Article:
May 2021 - Double Star of the Month
1 Bootis (13 40 40.50 +19 57 20.4) is a star just about visible to the naked eye on a good night. It can be found about 4 degrees WNW of eta Bootis. It is not an easy double star for the small aperture and I have not actually observed it, even thought the primary is a naked-eye object.
The Washington Double Star Catalog (WDS) gives the magnitudes as 5.8 and 9.6 with the current position angle and separation being 133 degrees and 4.4 arc-seconds. A 15-cm aperture should give a good view of the stars, the primary being white - its spectral class is A1V. There is a faint field star, magnnitude 12.2, 88 arc-seconds away whilst the 7.4 magnitude star at 208 arc-seconds has a similar parallax and proper motion as the stars of the binary. According to Gaia EDR3 the three lie at a distance of 310 light-years.
For the first time in this series, (as far as I know, and deliberately at least!) a binary star is going to be included a second time. This is because it is an exceptional object, about which much has been learned recently so it seems a good time to take another look at alpha Centauri (14 39 36.50 -60 50 02.3).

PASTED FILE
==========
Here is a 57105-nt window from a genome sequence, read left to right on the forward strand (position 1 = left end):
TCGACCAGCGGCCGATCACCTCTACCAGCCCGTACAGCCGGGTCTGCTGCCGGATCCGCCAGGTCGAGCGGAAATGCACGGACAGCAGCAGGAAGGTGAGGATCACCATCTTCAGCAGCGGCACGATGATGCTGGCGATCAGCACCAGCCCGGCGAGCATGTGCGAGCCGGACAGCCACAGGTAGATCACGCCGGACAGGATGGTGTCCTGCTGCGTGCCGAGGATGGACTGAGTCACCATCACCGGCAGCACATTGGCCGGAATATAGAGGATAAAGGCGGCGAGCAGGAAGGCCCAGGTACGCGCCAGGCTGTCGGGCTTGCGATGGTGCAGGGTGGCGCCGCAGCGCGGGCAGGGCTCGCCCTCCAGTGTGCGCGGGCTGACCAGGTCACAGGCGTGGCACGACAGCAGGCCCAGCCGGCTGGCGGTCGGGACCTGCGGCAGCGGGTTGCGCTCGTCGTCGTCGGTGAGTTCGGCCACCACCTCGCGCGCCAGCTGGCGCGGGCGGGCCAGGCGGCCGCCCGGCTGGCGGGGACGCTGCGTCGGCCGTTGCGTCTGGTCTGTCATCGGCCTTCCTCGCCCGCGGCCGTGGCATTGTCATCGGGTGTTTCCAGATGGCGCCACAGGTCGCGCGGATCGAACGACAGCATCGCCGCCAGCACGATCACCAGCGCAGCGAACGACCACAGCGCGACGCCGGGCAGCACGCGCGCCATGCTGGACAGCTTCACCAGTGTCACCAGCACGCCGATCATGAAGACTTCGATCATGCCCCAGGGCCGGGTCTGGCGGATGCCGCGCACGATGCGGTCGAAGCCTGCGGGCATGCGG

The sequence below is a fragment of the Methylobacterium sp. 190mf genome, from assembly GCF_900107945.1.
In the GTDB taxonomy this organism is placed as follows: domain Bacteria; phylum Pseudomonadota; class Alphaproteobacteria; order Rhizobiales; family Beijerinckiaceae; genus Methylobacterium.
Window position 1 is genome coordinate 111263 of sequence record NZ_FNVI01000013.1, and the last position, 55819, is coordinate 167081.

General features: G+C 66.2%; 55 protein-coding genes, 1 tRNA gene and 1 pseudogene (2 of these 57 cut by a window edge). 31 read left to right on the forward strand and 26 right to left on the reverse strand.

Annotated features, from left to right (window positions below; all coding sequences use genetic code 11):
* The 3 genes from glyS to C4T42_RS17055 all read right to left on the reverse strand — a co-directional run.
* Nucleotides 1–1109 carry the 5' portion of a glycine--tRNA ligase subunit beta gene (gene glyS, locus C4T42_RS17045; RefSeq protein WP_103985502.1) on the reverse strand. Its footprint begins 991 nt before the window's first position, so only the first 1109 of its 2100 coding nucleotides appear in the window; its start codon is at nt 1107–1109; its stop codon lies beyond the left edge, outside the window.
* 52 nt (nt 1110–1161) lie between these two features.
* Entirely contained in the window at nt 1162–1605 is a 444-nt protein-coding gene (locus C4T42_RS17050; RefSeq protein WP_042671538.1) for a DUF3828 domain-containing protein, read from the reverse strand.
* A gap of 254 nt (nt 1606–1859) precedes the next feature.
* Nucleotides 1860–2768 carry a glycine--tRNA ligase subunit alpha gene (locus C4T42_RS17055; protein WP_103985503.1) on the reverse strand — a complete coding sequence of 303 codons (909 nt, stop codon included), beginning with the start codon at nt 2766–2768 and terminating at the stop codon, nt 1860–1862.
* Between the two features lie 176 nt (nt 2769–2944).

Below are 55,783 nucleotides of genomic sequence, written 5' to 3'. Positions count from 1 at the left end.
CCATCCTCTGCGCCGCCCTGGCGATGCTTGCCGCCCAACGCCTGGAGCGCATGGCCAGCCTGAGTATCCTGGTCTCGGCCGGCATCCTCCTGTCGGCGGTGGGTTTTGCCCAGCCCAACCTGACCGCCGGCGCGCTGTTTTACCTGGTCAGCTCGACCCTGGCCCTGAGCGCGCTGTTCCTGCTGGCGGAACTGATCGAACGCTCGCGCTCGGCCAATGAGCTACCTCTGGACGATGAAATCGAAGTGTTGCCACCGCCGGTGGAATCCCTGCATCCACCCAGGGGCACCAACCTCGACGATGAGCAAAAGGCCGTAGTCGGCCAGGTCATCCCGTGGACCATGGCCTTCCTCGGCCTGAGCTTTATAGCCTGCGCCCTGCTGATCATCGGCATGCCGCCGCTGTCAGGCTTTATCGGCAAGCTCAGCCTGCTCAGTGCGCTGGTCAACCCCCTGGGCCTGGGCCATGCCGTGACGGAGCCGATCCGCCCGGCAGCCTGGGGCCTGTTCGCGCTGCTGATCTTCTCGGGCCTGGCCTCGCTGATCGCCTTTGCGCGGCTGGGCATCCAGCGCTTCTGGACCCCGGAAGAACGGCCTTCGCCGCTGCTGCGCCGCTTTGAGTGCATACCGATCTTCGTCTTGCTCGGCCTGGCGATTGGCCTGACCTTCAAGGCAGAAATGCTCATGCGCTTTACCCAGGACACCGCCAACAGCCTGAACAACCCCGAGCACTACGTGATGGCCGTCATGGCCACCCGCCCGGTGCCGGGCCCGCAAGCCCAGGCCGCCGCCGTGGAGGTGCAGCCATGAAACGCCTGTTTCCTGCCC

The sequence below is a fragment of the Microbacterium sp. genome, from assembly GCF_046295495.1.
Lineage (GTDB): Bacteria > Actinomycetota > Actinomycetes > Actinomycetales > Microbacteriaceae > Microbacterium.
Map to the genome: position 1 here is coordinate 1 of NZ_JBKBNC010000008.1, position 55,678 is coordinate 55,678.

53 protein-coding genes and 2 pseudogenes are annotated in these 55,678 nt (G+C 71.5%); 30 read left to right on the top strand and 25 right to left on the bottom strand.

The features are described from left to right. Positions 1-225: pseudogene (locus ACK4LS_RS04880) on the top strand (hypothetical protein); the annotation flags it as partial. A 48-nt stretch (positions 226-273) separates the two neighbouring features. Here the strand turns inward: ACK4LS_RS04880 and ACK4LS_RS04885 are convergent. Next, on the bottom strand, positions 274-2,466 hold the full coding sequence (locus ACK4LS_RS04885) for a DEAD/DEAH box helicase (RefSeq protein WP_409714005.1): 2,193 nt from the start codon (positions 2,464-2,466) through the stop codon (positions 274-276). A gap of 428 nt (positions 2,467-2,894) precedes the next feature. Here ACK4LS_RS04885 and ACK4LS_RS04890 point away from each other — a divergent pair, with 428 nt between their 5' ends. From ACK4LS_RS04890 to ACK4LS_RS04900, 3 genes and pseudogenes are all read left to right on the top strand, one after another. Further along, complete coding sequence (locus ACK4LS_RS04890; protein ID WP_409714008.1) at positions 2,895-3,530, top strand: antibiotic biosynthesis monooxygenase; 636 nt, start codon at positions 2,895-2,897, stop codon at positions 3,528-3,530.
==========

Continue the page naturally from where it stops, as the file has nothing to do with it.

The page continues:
In May 2007, alpha Cen was at PA 235 degrees and 8".4. This month it can be found at 354 degrees and 6".35, although it is now widening, but only as far as 10".4 in 2020, and then it closes to 1".7 in 2038. Extensive direct imaging has been done of both the stars in the bright binary and the physically connected Proxima Centauri.
To date there definitely seems to be one planet orbiting Proxima and recent observations suggest there is a second one. Both bright components have been suspected of having planetary companions and a recent paper purports to show a candidate close to the A component.
The latest data from the Gaia mission - data release EDR3 - includes a measurement of Proxima Centauri. The satellite finds the star to be 4.2465 light-years away with a quoted error of 0.0003 light-years. The main stars are far too bright to have been considered for data reduction at present though it is hoped that this might be done towards the end of the present mission.
Alpha Centauri is always a 'goto' object for the observer fortunate enough to be south of latitude +20 degrees or so. I have seen the stars in the 67-cm refractor at Johannesburg, and they appear like car headlights - dazzlingly bright.
Bob Argyle - Double Star Section Director